Background: Cellulitis is a common emergency department (ED) presentation. Despite the fact that diagnosis remains relatively straight forward, complexity remains in management in terms of the causative agent and appropriate antibiotic regimen. Though beta-hemolytic Streptococci are the most common causative agents there is increasing prevalence of community acquired methicillin-resistant Staphylococcus aureus (MRSA). Cephalexin has long been used to treat uncomplicated cellulitis because of it’s activity against streptococci and methicillin-sensitive S. aureus (MSSA). Despite the current Infectious Disease Society of America (IDSA) recommendations against routine coverage of MRSA, trimethoprim-sulfamethoxazole (TMP-SMX) is often added to cephalexin (Stephens 2014). While there are other single options for coverage, they either have suboptimal MRSA coverage (i.e. clindamycin and doxycycline) or are more expensive (i.e. linezolid). Without reliable ways to determine which patients need MRSA coverage, it is unclear which patients with uncomplicated cellulitis need to be discharged with MRSA coverage and which will do fine with a single agent.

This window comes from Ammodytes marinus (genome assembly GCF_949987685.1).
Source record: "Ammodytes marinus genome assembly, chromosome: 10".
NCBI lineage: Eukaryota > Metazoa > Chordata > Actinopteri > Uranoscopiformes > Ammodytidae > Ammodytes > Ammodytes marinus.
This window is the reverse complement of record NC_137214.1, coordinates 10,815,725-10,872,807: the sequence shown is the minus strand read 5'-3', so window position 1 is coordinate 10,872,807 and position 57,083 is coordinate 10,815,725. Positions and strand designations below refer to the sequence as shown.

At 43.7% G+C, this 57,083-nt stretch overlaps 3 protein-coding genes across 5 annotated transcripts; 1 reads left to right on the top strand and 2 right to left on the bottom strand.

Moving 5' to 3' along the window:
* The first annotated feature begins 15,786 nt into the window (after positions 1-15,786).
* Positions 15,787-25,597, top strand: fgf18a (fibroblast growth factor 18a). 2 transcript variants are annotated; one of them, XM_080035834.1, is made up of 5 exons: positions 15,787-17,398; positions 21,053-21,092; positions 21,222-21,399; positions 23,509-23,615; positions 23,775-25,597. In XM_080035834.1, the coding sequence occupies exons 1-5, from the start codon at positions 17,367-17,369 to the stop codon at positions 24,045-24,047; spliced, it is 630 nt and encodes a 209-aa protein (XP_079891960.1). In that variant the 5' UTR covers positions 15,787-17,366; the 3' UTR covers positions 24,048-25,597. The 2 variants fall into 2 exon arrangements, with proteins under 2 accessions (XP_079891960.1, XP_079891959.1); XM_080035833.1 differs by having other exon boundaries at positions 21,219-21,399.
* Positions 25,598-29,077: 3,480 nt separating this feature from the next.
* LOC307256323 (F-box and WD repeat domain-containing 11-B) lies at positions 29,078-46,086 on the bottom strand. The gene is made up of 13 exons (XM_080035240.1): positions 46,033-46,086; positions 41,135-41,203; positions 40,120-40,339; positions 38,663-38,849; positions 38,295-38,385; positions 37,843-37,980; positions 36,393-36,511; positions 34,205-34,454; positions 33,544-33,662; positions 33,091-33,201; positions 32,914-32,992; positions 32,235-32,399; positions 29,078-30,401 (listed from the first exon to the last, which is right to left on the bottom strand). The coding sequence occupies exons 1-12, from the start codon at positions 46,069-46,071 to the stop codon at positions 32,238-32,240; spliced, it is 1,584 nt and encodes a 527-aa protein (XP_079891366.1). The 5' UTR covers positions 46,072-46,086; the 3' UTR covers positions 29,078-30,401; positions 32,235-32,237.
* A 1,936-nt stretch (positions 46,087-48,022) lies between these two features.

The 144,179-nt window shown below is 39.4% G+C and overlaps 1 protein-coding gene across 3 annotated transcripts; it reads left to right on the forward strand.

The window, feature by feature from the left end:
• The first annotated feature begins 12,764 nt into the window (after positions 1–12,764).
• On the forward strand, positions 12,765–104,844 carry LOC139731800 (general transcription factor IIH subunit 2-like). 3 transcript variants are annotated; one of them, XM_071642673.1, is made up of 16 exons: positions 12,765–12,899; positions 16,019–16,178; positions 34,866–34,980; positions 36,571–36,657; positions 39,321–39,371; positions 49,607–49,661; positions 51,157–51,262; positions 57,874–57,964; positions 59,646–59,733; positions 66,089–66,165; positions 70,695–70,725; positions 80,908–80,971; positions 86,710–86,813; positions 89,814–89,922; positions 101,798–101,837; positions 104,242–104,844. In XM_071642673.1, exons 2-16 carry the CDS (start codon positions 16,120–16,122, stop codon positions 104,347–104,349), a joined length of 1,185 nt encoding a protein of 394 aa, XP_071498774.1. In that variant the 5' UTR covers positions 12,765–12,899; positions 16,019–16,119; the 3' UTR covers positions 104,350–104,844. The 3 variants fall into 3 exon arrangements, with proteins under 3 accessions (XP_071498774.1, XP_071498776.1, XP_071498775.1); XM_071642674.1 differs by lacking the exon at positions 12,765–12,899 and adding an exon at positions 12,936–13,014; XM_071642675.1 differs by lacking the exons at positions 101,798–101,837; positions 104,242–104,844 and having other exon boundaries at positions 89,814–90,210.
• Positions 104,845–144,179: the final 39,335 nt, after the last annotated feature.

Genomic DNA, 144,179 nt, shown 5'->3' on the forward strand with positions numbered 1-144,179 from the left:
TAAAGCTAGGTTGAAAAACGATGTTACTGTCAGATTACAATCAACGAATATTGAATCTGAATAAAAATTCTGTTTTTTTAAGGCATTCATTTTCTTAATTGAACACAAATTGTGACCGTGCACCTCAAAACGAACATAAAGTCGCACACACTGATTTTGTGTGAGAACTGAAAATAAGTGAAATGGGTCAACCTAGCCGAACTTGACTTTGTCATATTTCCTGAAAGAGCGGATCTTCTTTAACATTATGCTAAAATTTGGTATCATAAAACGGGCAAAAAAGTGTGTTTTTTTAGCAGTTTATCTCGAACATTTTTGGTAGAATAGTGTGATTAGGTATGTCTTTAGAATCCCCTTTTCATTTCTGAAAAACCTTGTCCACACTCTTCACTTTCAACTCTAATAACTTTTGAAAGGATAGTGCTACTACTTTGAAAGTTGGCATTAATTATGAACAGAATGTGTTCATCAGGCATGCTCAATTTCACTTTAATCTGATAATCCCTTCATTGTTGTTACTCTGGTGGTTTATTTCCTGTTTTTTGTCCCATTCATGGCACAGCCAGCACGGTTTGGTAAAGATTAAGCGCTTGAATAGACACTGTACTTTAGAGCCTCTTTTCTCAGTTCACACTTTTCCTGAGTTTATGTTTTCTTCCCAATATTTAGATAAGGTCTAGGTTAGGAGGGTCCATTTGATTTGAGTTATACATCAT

Article: Moran GJ et al. Effect of cephalexin plus trimethoprim-sulfamethoxazole vs cephalexin alone on clinical cure of uncomplicated cellulitis: a randomized clinical trial. JAMA 2017. PMID: 28535235
Clinical Question: Does combination therapy of cephalexin plus TMP-SMX result in higher clinical cure rates than cephalexin alone in the treatment of uncomplicated cellulitis?
Population: Patients > 12 years of age with uncomplicated cellulitis (erythema without abscess, purulent drainage or associated wound) with symptoms < 1 week in duration and at least 2.0 cm diameter of cellulitis.
Intervention: Cephalexin 500 mg Q6 X 7 days plus TMP-SMX 320mg/1600mg Q12 X 7 days
Control: Cephalexin 500 mg Q6 X 7 days plus placebo
- Clinical cure defined as absence of clinical failure criteria at 3-4 day, 8-10 day and 14-21 day follow up in a per-protocol analysis.
- Clinical failure defined as no increase in erythema > 25%, fever, swelling or tenderness at 3-4 day follow up, no decrease in erythema, swelling or tenderness at 8-10 day follow up or anything more than minimal erythema, swelling or tenderness at 14-21 day follow up.